South Africa 237 for 5 (Duminy 66*, Amla 55, Prasad 3-46) beat Sri Lanka 236 for 6 (Chandimal 92*, Tharanga 66, M Morkel 2-39, Tsotsobe 2-43) by five wickets
Scorecard and ball-by-ball details
Sri Lanka's batting turned up on a slow East London pitch after the no-show in Paarl but a scratchy performance was not enough to push South Africa, though the hosts managed to give themselves some nervy moments during the chase. Sri Lanka's three big batsmen failed once again and it was only due to the rapidly maturing Dinesh Chandimal and Upul Tharanga that they avoided another poor score.
Hashim Amla's wizardry then threatened to shut out the visitors before South Africa lost crucial wickets at the wrong times to make sure the rest of their chase wouldn't be as breezy as Amla's innings was. JP Duminy, though, kept his cool to guide his side home in the penultimate over.
AB de Villiers had earlier been lured into putting Sri Lanka in by overcast skies, but the visitors were able to survive and slowly build their innings, partly due to the lack of bite in the pitch and partly due to Chandimal and Tharanga. That South Africa got as much as 237 to chase was down largely to Chandimal. He batted till the end of Sri Lanka's innings, displaying grit - a quality that has been largely absent among Sri Lanka's batsmen recently.
Chandimal outside-edged heaves over point, he even lap-swept a ball off his helmet a four. Timing eluded him for most of his innings, but fortune did not. He repeatedly tried to smash the spinners out of the ground only for the ball to roll towards midwicket. He could have been run out several times as he went for tight singles. He had earlier been hit on the arm and the side of the helmet by Albie Morkel as he played a pull too early. But he just smiled and rode out the tough period. He hit his first four off the 16th delivery he faced, the next one came off the 85th as he carried Sri Lanka from 164 for 5 in the 40th over to 236 for 6 in the company of Angelo Mathews.
The visitors had initially found themselves in familiar territory at 21 for 2 after 10 overs despite the Buffalo Park pitch affording neither the pace nor the bounce that Paarl had. Tillakaratne Dilshan still managed to get dismissed off the fourth ball he faced for his second duck in as many games, a slight hesitation while attempting a tight single against the arm of Faf du Plessis finding him short of the crease. He now averages 15.50 with the bat in 18 ODIs since taking over the Sri Lanka captaincy.
With edges dying on the wicketkeeper and batsmen being beaten after playing their shots too early, it was no surprise that Lonwabo Tsotsobe's assortment of slower deliveries and cutters proved difficult to score off. After having played the patience game in making 3 off 27 deliveries, Kumar Sangakkara fiddled with a Tsotsobe delivery outside off stump and feathered a dying edge to the wicketkeeper.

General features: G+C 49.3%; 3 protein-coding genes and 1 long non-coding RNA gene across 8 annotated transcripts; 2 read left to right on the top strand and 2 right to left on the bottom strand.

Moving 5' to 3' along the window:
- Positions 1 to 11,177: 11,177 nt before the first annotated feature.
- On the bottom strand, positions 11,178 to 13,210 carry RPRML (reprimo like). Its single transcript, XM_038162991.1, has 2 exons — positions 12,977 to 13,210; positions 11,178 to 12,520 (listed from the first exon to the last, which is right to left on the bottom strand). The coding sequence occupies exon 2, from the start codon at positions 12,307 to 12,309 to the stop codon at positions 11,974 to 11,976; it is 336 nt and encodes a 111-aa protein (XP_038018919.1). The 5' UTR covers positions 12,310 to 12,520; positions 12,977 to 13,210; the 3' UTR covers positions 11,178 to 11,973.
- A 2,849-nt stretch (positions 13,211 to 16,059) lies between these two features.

Tharanga and Chandimal were tested more by the slowness of the pitch than by South Africa's bowlers. But to their credit, they were prepared to wait and nudge the ball around. Tharanga, the only Sri Lanka batsman to find some measure of timing on the pitch, glided deliveries for boundaries through point, and when the spinners found some help from the pitch he stepped out to loft them down the ground. An attempt to glide Morne Morkel towards third man resulted in a faint edge to the keeper after he had motored to 66.
South Africa's excellence in the field earned them the wickets of Mahela Jayawardene and the promoted Nuwan Kulasekara, both after breezy cameos. Chandimal ultimately carried them to a score that was seven runs short of the average total by a side batting first at Buffalo Park.
Sri Lanka needed Lasith Malinga to strike early if they were to make the target of 237 seem bigger than it was, but Amla and Graeme Smith were careful to play out his opening burst with caution. With Malinga out of the way for the moment, Amla began to toy with the rest of the attack, untroubled by the slowness of the track. He smashed Nuwan Kulasekara for six over extra cover, walked across to flick him for four through midwicket and flicked him over square leg for six.
Dilshan soon did what he so often does when there are no answers to be found: he brought himself on. Amla guided and nudged him for consecutive fours to race towards his half-century. Dhammika Prasad gave Sri Lanka much-needed relief as Amla finally failed to connect and was bowled for 55.
Rangana Herath, who had been held back, came on and troubled Kallis immediately with sharp turn as well as with arm balls. A slow partnership between Kallis and Duminy followed, which served to push the asking-rate up. With 85 needed from 15 overs, Kallis sliced Prasad straight to sweeper cover in an attempt to speed up the scoring.
de Villiers came in charged up and soon ran himself out, attempting a non-existent single to short third man. But Amla's start had afforded South Africa the space to wobble a bit. Duminy did what was required, working the singles and pushing for the twos. He hit only one boundary off 87 deliveries but still scored at a strike-rate of over 75. It wasn't fancy stuff, it wasn't the artistry of Amla, but South Africa would be grateful to Duminy for doing the dirty work that steered home what should have been a far smoother chase.
Abhishek Purohit is an editorial assistant at ESPNcricinfo